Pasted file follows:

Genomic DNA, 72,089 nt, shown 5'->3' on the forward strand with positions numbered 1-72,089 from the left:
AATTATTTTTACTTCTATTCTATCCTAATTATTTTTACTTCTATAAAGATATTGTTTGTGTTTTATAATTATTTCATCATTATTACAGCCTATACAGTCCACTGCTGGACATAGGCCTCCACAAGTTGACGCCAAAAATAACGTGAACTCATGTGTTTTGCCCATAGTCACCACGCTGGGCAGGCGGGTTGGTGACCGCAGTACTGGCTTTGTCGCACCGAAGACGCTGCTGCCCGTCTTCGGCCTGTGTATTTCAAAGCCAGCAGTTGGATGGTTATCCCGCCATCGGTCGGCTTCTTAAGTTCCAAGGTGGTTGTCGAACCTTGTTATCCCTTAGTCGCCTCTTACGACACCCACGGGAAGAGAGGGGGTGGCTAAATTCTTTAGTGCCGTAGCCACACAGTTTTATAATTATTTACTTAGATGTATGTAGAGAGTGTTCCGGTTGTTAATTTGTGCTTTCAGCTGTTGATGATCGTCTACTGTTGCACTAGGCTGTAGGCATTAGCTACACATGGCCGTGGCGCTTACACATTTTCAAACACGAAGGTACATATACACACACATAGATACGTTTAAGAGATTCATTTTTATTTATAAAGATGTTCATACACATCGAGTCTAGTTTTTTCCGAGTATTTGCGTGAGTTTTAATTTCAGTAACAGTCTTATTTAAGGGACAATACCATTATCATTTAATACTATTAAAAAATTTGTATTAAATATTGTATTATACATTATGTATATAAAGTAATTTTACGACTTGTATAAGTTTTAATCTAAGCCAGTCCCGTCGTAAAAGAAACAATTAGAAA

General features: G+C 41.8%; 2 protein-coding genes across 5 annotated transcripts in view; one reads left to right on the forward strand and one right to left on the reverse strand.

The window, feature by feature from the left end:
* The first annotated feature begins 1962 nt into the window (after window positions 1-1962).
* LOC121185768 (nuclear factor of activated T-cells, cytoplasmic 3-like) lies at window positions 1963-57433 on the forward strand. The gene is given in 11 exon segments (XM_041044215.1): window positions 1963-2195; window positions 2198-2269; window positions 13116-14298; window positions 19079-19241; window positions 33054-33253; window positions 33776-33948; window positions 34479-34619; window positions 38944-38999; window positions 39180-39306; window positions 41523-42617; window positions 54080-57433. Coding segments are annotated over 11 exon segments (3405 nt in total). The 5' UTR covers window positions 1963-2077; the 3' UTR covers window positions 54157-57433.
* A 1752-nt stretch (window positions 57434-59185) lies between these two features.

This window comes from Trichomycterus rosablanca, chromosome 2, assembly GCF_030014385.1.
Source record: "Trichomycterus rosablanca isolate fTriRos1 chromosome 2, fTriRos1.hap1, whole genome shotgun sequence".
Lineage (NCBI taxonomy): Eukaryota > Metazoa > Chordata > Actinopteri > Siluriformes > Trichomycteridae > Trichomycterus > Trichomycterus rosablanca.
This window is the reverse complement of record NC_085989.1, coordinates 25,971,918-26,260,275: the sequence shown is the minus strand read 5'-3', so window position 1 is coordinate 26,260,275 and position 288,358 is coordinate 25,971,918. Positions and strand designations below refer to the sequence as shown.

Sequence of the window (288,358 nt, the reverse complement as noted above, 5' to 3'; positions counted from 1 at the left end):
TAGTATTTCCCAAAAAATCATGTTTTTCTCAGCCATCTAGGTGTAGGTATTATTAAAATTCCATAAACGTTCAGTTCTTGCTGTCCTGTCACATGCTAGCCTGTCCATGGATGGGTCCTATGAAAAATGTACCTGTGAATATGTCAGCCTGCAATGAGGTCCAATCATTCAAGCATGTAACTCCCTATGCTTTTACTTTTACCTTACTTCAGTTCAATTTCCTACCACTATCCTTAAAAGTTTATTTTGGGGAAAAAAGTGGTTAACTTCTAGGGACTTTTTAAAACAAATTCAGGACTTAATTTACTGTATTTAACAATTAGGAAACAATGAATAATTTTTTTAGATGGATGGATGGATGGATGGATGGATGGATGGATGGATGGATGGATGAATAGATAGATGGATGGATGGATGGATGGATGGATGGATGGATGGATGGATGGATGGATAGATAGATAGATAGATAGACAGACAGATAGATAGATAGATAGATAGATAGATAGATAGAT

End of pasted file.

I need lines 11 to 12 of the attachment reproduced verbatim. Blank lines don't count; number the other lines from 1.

This window is the reverse complement of record NC_085989.1, coordinates 25,971,918-26,260,275: the sequence shown is the minus strand read 5'-3', so window position 1 is coordinate 26,260,275 and position 288,358 is coordinate 25,971,918. Positions and strand designations below refer to the sequence as shown.

Sequence of the window (288,358 nt, the reverse complement as noted above, 5' to 3'; positions counted from 1 at the left end):